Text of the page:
Victims of abuse by the leader of a Christian summer camp where Archbishop Justin Welby once worked have demanded he resign
Victims of abuse by the leader of a Christian summer camp where Archbishop Justin Welby once worked have demanded the resignation of the Church Primate after his ‘staggeringly hypocritical’ criticism of the BBC’s handling of Jimmy Savile.
The Archbishop yesterday said the Corporation had not shown the same ‘integrity’ as the Church had in dealing with allegations of abuse.
Speaking about how society had changed over the past 60 years, he told Radio 4’s Today: ‘I think we are a kinder society – more concerned with our own failures, more willing to be honest where we go wrong in most of our institutions.’
But, he added: ‘There are still dark areas.’ When asked where, the Archbishop replied: ‘I’d say the BBC is one. I haven’t seen the same integrity over the BBC’s failures over Savile as I’ve seen in the Roman Catholic Church, in the Church of England, in other public institutions over abuse.’
But one of the victims of John Smyth – who was accused of savagely beating boys at Christian summer camps where Welby was a dormitory supervisor in the 1970s – said there was no ‘darker place’ in the country than Lambeth Palace.
Andrew Morse is to confront Archbishop Welby at an international Anglican summit at Canterbury Cathedral on Friday because he and other victims of Smyth, 76, have had no response to a heartfelt letter they sent in February.
Andrew Morse is to confront Archbishop Welby at an international Anglican summit at Canterbury Cathedral on Friday because he and other victims of Smyth, 76, have had no response to a heartfelt letter they sent in February
The protest comes at the opening of a Government inquiry into allegations that the Church of England covered up clerical abuse for decades.
Mr Morse, a tutor from Farnham, Surrey, said he was astonished by the Archbishop’s attack on the BBC, saying it was the experience of most victims that it was the Church that lacked transparency. He said they had been repeatedly ‘blanked’ by Church leaders, who had erected a ‘wall of silence’.
Mr Morse, 56, said he felt particularly hurt because he had met Justin Welby at the Iwerne Christian camps when the future Archbishop was a helper, though he has denied knowledge of the beatings.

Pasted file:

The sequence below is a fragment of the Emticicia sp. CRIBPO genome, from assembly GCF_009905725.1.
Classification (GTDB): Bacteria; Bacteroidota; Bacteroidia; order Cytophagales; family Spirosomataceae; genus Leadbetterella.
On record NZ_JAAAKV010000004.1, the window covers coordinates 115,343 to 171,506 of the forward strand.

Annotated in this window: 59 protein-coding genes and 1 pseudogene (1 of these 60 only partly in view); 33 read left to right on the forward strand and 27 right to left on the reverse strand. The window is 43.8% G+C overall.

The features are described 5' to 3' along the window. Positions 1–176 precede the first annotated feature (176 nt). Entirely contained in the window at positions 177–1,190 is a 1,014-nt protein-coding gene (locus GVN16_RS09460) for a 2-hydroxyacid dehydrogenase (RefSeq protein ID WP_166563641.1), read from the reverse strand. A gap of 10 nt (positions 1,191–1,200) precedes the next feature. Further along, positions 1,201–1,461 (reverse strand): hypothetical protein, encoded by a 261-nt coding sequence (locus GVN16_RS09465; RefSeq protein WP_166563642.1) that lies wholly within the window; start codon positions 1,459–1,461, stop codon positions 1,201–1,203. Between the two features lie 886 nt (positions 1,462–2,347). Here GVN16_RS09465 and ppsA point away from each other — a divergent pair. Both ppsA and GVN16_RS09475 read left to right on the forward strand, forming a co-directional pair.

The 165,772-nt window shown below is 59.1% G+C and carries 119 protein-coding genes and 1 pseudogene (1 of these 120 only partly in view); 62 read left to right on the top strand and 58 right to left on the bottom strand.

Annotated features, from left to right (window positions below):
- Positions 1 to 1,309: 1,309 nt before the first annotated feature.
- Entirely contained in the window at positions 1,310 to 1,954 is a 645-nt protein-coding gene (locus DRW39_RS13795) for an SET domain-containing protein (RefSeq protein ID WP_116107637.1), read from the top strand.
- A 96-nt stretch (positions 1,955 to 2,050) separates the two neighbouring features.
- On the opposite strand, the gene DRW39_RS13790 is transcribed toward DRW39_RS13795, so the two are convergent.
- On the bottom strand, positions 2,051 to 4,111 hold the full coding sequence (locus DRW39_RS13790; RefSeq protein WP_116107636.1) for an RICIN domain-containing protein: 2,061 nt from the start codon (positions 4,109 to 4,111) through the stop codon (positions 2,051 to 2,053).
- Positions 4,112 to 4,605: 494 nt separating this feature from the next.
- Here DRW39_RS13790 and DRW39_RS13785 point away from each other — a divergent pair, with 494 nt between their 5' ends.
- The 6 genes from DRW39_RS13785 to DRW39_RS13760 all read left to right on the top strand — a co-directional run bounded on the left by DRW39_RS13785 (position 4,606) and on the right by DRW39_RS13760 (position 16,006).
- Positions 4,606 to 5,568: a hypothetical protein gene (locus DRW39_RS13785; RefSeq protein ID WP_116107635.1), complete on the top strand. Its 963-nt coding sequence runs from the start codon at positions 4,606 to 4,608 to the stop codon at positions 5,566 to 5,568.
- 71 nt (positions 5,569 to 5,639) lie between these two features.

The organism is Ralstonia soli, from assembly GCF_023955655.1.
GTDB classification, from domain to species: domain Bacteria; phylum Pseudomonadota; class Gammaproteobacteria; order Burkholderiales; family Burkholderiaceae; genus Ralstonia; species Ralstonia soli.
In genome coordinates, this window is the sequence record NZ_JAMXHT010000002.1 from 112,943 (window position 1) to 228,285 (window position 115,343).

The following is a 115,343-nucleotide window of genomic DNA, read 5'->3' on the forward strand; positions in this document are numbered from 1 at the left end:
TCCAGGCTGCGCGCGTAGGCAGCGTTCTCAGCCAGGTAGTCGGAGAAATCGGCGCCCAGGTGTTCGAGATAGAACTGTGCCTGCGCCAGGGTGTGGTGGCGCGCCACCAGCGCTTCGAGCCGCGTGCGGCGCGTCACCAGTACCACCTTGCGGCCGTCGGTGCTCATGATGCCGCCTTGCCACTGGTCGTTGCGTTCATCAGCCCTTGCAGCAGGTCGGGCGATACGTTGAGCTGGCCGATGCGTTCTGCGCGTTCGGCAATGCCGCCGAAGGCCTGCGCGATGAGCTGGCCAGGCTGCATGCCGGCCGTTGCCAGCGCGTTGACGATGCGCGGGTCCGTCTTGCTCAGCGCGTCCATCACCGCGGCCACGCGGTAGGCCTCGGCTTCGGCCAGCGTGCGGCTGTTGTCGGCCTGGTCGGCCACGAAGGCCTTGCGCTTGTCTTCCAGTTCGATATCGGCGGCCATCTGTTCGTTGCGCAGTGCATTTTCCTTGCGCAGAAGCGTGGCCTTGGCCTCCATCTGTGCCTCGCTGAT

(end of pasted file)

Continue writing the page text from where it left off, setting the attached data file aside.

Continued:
The father-of-two has described being lashed until he bled by Smyth, who claimed he was punishing boys for their ‘sins’. Mr Morse said: ‘It is just staggering hypocrisy to criticise an institution for inappropriate coverage of abuse when almost unanimously victims who have had to deal with the Church have really been treated absolutely appallingly.
‘Having heard what he said today I think he should resign. I don’t think the Church is a safe place for victims as long as he is leader if he is going to come out with that sort of hypocrisy.
John Smyth (pictured with his wife Anne) was accused of savagely beating boys at Christian summer camps where Welby was a dormitory supervisor in the 1970s
‘Every day he remains silent it appears to us that he is protecting our abuser rather than looking out for victims who he says are his main priority.’
Mr Morse said he had already had support for his call for Archbishop Welby’s resignation from several other survivors of abuse within the Church. He estimated that at least 100 survivors may be at the protest on Friday.
The BBC said it did not recognise the Archbishop’s description of its handling of accusations against Savile, whose abuse remained largely hidden until his death in 2011.
A Lambeth Palace spokeswoman said Archbishop Welby had made safeguarding of children and vulnerable adults the ‘highest priority’ and there were now ‘robust’ policies in place.
She added: ‘The Archbishop believes this level of rigorous response and self-examination needs to extend to all institutions, including the BBC.’